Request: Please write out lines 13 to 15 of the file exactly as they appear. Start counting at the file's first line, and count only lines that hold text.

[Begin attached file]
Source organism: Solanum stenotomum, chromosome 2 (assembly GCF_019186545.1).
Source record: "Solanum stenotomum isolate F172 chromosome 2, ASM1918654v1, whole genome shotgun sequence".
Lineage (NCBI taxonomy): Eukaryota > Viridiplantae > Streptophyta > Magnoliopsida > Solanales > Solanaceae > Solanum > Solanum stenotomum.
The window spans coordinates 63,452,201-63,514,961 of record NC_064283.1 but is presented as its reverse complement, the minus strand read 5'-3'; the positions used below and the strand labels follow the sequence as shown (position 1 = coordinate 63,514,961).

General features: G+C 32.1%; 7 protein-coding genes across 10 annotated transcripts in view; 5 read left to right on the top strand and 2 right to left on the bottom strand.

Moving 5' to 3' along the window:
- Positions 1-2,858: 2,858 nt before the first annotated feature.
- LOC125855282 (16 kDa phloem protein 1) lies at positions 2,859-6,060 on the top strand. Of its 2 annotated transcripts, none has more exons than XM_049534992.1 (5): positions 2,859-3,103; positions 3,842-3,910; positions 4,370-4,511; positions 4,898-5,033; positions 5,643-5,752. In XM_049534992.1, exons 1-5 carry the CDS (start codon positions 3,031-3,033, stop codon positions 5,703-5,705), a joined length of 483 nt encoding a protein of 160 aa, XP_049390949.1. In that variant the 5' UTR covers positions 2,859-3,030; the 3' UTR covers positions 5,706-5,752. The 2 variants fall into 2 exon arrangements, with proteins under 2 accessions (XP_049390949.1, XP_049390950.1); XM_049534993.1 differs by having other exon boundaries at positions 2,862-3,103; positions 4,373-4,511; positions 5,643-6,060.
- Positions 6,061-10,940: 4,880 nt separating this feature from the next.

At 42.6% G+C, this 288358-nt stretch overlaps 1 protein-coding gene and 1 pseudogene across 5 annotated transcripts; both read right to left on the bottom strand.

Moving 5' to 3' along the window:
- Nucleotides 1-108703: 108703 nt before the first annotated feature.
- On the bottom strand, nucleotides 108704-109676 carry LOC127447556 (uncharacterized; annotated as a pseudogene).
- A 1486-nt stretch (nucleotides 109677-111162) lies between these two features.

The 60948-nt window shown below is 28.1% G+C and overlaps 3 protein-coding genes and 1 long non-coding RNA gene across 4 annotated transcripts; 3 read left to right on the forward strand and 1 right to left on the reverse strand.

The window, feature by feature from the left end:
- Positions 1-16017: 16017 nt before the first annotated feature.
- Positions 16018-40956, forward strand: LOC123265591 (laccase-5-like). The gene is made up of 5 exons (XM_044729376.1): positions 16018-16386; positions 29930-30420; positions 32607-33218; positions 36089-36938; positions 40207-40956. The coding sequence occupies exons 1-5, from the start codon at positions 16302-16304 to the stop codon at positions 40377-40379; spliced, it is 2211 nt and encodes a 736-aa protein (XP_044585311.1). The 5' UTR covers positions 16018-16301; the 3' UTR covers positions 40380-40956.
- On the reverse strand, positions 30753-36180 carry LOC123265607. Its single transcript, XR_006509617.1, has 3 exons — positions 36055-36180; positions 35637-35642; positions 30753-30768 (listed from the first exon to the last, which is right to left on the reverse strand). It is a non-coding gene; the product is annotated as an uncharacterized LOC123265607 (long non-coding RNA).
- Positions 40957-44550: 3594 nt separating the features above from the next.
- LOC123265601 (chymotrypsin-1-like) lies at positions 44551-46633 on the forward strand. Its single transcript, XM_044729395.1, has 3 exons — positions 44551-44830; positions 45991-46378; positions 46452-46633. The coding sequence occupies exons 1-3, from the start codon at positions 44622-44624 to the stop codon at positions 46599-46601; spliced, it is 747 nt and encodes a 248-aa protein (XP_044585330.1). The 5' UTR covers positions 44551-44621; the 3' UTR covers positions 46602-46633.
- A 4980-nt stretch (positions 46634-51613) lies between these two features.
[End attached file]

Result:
- On the bottom strand, nucleotides 108704-109676 carry LOC127447556 (uncharacterized; annotated as a pseudogene).
- A 1486-nt stretch (nucleotides 109677-111162) lies between these two features.

The 60948-nt window shown below is 28.1% G+C and overlaps 3 protein-coding genes and 1 long non-coding RNA gene across 4 annotated transcripts; 3 read left to right on the forward strand and 1 right to left on the reverse strand.